Given how unstable we know a strictly strategic relationship to be, it is clear to see why if we wish to have lasting friendships, love relationships, employment, or customers, or desire any bond to persist in time, we should open ourselves to developing genuine closeness with those around us.  People want to be seen and acknowledged for who they are as individuals, not just what value they can add to others existing agendas.  Valuing the personal bond provides a framework for the resolution of misunderstandings that enables conflicts to become opportunities for dialogue and increased understanding that may even strengthen the relationship. So although Intimacy is worthwhile in and of itself for the layers of meaning and fulfillment that close personal connection brings to life, it is also important because it is a requirement in building trust. Without trust, loyalty is not possible, and no group can persist in time for long enough to make a positive difference to each other or the world at large.  We here at Magic-Flight believe in the value and benefit of defining our relationships in terms of intimacy and loyalty whenever possible.  This is why we have chosen to print this particular aphorism on the back of all of our new concentrate boxes.







The Power Adapter 2.0 Aphorism

PA back for blog

“Possibilities connect people;
Fear separates them.
Always ask questions.”


An Aphorism is a short and precise statement of an essential principle or truth. The aphorism on the Power Adapter 2.0 consists of two statements.  The first statement, in two parts, is an observation (possibilities connect people; fear separates them).  The second statement is an injunction (call to action): always ask questions. This is similar to the existing aphorism on the back of the Launch Box.  For comparison, consider that the MFLB aphorism is in three parts.  The first sentence of the MFLB aphorism is essentially a definition (love is that which enables choice), the second one is a theorem (love is always stronger than fear), and the last one in an injunction (always choose on the basis of love).  Together, the aphorism on the PA and the one on the MFLB represent entry points to a comprehensive system of life enhancing philosophy.

The first part of the PA aphorism makes an observation about what brings people together.  People are brought together by a perception of possibility. This works particularly well when that possibility is something that people can actually partake of, see, and connect to, something that they can really benefit by.  Even without personal benefit, (for example, for possibilities which go beyond the personal) people will often want to be involved for altruistic reasons.  It is natural for people to want to connect with something that is genuinely larger than themselves, something meaningful, beautiful, and ideal. If you want to bring people together, then you will want to create possibility.  To do this, you need to create a vision of the future which is inclusive, which has the capacity to move forward and further common aims and dreams. You will want to create a sense of expansiveness. To even have hope for the future is to acknowledge possibility.  To the degree that the future is seen as open, we are all free to create something beneficial.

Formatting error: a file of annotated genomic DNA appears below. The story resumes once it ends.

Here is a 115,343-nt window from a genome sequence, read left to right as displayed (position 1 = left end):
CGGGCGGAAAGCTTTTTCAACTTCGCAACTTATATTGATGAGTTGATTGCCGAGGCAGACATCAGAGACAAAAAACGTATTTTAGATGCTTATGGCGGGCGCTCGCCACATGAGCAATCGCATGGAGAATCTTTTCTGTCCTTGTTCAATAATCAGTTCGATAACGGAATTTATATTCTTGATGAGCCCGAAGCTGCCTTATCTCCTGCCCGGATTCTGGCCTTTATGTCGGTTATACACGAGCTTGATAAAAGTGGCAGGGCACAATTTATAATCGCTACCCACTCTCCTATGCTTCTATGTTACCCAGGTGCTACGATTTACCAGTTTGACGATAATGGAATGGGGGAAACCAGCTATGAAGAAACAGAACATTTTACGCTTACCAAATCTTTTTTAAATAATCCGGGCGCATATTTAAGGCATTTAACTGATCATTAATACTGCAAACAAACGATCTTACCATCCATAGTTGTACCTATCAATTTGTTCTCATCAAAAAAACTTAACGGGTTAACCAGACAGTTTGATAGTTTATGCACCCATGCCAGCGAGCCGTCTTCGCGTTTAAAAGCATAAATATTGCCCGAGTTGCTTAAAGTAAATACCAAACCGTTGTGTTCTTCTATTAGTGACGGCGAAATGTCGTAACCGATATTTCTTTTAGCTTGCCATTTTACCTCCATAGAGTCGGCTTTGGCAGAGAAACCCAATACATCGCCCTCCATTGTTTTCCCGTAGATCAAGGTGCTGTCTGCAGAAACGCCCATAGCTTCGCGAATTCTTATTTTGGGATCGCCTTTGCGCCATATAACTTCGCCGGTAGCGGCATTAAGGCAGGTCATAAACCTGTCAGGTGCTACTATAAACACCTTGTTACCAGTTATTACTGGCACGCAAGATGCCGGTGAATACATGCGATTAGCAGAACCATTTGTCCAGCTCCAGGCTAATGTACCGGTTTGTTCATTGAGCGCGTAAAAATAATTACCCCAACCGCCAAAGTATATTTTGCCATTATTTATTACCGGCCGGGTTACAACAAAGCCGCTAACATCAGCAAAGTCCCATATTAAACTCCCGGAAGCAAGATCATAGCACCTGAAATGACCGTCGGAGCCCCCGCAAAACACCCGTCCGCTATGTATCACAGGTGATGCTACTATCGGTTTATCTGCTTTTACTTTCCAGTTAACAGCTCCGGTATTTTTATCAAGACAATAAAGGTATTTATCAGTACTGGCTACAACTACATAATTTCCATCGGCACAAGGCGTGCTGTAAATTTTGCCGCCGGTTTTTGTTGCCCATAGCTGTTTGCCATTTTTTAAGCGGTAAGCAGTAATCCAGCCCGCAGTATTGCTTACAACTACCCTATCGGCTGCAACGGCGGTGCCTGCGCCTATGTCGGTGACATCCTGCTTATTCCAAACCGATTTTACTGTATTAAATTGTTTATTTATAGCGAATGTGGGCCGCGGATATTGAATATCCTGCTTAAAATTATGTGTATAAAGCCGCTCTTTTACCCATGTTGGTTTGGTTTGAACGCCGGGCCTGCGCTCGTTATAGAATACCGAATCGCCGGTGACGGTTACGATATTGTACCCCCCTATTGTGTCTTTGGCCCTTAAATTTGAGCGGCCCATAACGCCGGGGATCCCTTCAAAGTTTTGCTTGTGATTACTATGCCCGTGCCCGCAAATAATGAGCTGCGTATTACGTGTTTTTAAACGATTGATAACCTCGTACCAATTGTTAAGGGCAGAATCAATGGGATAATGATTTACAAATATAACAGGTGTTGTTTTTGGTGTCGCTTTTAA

As such, the first part of the aphorism is about these observations.  It partially answers the question of ‘what is the “glue” that holds communities together?’.  Also, just to reinforce the basic idea, there is also considered the question of ‘what is corrosive to that glue?’.  For example, if you have fostered an environment where there’s a lot of judgement, fear, and reaction, where people do not see possibility because of what they think might happen, there is going to be created a feeling of isolation, of loneliness, of groups divided, of possibilities, hopes, and dreams lost.  If you see someone fostering an environment of fear, you know that they will, either intentionally or accidentally, split the community, to everyone’s detriment. The PA aphorism is therefore actually a rather deep observation about the essence of community and the fundamental things necessary to create any sort of community at all.

Having identified that possibility is a fundamental ingredient necessary to create community, the next natural question is: “what is it that creates possibility?”.  Asking questions creates possibilities.  It creates an opening for an answer.  It creates an opening for other questions that lead to genuin understanding.  It allows us to undo assumptions, and to essentially have the assumptions be cleared so that there is room for the truth to come out.  In any case, it is best to lead with a question. It is best to lead by first seeking to understand the here and now, to be truly and authentically present, before charging off into the future. There’s a book called The 7 Habits of Highly Effective People. One of the habits described in the book is to “seek first to understand, then to be understood”.  That particular idea, “seek first to understand”, is actually a reflection of a much deeper principle.  Its connected to the essence of creating possibility, of creating openness, and creating conversation.  By creating conversation and producing the opportunity for there to be new possibilities discovered, and new answers found, then that becomes the methodology by which a higher quality of conscious community can be created.

When we say “always ask questions”, we are promoting a process that encourages people to engage in those actions that create possibility, and thereby, to create community. By asking good questions, you can truly shift and improve the course of civilization.  This practice is the fundamental glue that holds society together.  It is up to us whether or not we choose to increase or decrease this connective glue in our communities and in our daily lives.  This opportunity has been given to all of us.